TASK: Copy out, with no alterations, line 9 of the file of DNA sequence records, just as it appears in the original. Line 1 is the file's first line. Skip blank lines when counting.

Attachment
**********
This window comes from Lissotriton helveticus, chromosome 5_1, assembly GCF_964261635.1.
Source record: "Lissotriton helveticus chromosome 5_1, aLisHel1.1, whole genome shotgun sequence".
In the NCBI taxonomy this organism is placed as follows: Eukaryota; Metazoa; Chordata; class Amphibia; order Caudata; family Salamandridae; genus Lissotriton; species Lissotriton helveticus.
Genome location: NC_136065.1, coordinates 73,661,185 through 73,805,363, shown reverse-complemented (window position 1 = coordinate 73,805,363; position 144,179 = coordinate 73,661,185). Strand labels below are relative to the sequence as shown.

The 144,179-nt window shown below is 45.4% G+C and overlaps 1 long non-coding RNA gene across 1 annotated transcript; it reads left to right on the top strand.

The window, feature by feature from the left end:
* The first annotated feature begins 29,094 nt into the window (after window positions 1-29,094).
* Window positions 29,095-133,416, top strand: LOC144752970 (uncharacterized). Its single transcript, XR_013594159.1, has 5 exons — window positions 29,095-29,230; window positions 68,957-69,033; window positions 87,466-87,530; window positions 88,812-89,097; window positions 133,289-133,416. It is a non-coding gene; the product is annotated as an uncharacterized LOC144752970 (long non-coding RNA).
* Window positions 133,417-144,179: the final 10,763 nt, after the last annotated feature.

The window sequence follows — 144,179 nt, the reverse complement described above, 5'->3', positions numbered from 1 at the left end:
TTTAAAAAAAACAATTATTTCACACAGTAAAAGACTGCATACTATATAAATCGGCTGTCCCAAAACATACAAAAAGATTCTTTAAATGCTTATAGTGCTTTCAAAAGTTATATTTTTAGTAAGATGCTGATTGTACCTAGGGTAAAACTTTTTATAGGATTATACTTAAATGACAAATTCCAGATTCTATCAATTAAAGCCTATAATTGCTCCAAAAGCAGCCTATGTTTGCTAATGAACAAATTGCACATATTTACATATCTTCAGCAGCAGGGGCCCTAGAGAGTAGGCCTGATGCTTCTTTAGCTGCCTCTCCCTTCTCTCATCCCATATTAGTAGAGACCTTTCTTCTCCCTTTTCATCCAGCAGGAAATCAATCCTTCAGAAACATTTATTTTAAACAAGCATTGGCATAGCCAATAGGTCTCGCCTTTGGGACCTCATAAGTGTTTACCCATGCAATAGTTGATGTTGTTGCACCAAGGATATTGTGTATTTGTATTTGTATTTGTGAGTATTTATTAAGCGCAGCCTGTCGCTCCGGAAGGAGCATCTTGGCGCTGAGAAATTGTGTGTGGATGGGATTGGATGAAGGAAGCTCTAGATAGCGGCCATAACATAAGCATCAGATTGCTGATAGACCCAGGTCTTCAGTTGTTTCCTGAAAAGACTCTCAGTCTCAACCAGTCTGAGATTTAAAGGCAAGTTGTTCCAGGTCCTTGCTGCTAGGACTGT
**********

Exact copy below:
* Window positions 133,417-144,179: the final 10,763 nt, after the last annotated feature.